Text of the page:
"I feel like I needed to be in a bullet-proof car," said Papelbon, who was so upset during his session with the media that he used more than a dozen profanities over the course of four minutes. "My wife is pregnant and she's getting her life threatened. It's stupid."
During Monday's All-Star media day, Papelbon told reporters that it was in his competitive nature to want to close the final All-Star Game at Yankee Stadium, even if Yankees closer Mariano Rivera was the popular choice. Papelbon said during the same interview that he would completely understand if manager Terry Francona went to Rivera, considered by many to be the best closer of all time. And later in the day, he told a reporter from The Boston Globe that Rivera should close.
But when Papelbon was eating breakfast on Tuesday at the team hotel, he noticed someone reading a New York Daily News with the back page headline, "PAPELBUM! Red Sox reliever says he, not Mariano, should close tonight's All-Star Game."
Even still, Papelbon didn't realize what it would be like for his wife, Ashley, who is due with the couple's first child on Dec. 31, during a seemingly innocent parade.
"I've said from the very beginning, since two days ago, and talked to Tito about it, I said, 'I want Mariano to close.' I understand what it's about to pay your dues in this game and what it's about to put in your time," said Papelbon. "If you were to ask me, of course I wanted to close. That's my competitive nature. I'm not going to back down from anything. That's not what the ... [newspaper] said. It was an easy headline for that [newspaper].
"That was an easy headline for that [paper] to say, 'Yeah, Papelbon said he wants to close.' Yeah, of course I do," said Papelbon. "That's my competitive nature. But I'm stepping away and saying I don't need to close."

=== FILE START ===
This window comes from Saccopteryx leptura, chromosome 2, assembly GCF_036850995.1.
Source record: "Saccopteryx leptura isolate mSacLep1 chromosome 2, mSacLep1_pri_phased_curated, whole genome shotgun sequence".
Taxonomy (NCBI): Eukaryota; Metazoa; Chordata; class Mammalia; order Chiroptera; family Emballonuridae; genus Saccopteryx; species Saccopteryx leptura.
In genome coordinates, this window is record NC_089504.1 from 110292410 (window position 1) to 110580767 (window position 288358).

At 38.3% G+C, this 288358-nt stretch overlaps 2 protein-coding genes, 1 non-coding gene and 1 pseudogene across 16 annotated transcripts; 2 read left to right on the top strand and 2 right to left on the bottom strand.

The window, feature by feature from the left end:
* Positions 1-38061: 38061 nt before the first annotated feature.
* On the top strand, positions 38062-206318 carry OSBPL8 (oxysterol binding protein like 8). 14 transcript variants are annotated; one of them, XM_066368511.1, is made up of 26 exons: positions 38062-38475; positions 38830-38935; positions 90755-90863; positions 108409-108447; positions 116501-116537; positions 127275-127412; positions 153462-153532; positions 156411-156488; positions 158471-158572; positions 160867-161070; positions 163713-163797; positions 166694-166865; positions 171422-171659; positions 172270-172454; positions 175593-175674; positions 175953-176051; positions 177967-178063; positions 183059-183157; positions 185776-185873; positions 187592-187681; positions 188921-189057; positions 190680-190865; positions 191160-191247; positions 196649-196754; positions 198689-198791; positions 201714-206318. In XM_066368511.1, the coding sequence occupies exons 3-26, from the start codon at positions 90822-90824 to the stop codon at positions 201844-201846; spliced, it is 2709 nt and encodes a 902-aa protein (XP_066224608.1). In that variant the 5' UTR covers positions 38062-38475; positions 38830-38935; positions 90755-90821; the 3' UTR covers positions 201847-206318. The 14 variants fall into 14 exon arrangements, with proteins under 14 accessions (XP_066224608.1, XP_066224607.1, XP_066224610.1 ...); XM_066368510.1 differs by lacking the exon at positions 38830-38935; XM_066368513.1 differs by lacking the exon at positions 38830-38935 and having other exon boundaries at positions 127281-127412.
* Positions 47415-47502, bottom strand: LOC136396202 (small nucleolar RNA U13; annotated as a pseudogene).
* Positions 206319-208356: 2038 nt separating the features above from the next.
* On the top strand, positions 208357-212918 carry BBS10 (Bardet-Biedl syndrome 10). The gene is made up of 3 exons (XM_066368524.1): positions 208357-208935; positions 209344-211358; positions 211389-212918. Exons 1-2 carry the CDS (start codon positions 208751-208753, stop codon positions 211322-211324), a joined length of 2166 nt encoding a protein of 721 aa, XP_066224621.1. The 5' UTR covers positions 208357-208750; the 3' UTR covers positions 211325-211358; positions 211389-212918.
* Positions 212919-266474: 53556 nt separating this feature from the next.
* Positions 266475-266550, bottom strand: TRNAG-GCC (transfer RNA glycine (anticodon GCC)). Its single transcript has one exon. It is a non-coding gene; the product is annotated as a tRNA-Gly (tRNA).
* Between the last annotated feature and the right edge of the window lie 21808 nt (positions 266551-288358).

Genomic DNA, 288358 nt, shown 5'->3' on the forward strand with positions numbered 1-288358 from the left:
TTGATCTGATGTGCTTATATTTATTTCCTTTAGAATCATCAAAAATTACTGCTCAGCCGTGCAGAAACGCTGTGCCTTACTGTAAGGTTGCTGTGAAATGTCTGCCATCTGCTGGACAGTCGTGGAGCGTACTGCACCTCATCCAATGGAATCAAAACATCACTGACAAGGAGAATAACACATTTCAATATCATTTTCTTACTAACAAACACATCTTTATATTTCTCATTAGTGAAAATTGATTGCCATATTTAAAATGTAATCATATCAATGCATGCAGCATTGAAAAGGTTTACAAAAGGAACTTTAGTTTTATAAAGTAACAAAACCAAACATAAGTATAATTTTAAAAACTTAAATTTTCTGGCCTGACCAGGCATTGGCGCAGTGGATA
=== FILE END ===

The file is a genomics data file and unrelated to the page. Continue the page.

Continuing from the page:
As it turned out, Papelbon didn't close. Instead, Francona went to him in the eighth inning. Papelbon gave up a single, a sacrifice fly and an unearned run in a game that wound up going 15 innings before the American League finally won, 4-3.
"He'll be fine. He'll be fine. I'm not worried about Pap," said Red Sox second baseman Dustin Pedroia.
Clearly, what bothered Papelbon more than the actual story -- and even the headline -- is that his wife's All-Star experience was soured.
"Your family gets involved like that and you're trying to enjoy an experience with your family, and you have a wife who's pregnant who doesn't feel safe riding in a red-carpet event, you know what I mean? How would you feel?" Papelbon said.
Papelbon has often mentioned the awe he has for Rivera, referring to him many times as the "Godfather" of closers.
But clearly those past complimentary comments weren't in the minds of Yankees fans who lined up for the parade.
"That gets written, and I'm riding in the parade today with my wife and she don't feel safe because some [reporter] from the Daily News writes that I want to close the game, and it ain't true," said Papelbon. "See what I'm saying?"
Ian Browne is a reporter for MLB.com. This story was not subject to the approval of Major League Baseball or its clubs.